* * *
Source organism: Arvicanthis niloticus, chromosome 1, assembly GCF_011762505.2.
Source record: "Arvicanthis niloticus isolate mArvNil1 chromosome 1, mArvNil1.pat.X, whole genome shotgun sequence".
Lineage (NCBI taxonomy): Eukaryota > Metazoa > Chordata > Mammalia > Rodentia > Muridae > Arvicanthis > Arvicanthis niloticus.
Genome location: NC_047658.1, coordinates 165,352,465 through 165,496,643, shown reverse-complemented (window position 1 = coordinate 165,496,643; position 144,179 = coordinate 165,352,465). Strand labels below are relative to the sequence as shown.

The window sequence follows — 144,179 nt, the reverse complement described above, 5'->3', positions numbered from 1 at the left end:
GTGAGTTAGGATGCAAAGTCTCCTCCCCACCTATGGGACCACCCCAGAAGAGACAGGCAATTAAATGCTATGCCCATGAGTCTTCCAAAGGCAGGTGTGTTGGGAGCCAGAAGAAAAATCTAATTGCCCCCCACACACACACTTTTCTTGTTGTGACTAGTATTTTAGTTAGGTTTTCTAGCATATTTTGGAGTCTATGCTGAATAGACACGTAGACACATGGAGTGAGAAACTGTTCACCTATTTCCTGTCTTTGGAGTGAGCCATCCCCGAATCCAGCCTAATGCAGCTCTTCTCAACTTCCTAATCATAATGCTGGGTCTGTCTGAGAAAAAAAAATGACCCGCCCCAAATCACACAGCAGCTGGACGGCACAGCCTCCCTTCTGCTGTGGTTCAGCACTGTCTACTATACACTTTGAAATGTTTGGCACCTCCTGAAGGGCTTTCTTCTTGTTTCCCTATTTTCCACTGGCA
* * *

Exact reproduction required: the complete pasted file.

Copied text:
Source organism: Arvicanthis niloticus, chromosome 1, assembly GCF_011762505.2.
Source record: "Arvicanthis niloticus isolate mArvNil1 chromosome 1, mArvNil1.pat.X, whole genome shotgun sequence".
Lineage (NCBI taxonomy): Eukaryota > Metazoa > Chordata > Mammalia > Rodentia > Muridae > Arvicanthis > Arvicanthis niloticus.
Genome location: NC_047658.1, coordinates 165,352,465 through 165,496,643, shown reverse-complemented (window position 1 = coordinate 165,496,643; position 144,179 = coordinate 165,352,465). Strand labels below are relative to the sequence as shown.

The window sequence follows — 144,179 nt, the reverse complement described above, 5'->3', positions numbered from 1 at the left end:
GTGAGTTAGGATGCAAAGTCTCCTCCCCACCTATGGGACCACCCCAGAAGAGACAGGCAATTAAATGCTATGCCCATGAGTCTTCCAAAGGCAGGTGTGTTGGGAGCCAGAAGAAAAATCTAATTGCCCCCCACACACACACTTTTCTTGTTGTGACTAGTATTTTAGTTAGGTTTTCTAGCATATTTTGGAGTCTATGCTGAATAGACACGTAGACACATGGAGTGAGAAACTGTTCACCTATTTCCTGTCTTTGGAGTGAGCCATCCCCGAATCCAGCCTAATGCAGCTCTTCTCAACTTCCTAATCATAATGCTGGGTCTGTCTGAGAAAAAAAAATGACCCGCCCCAAATCACACAGCAGCTGGACGGCACAGCCTCCCTTCTGCTGTGGTTCAGCACTGTCTACTATACACTTTGAAATGTTTGGCACCTCCTGAAGGGCTTTCTTCTTGTTTCCCTATTTTCCACTGGCA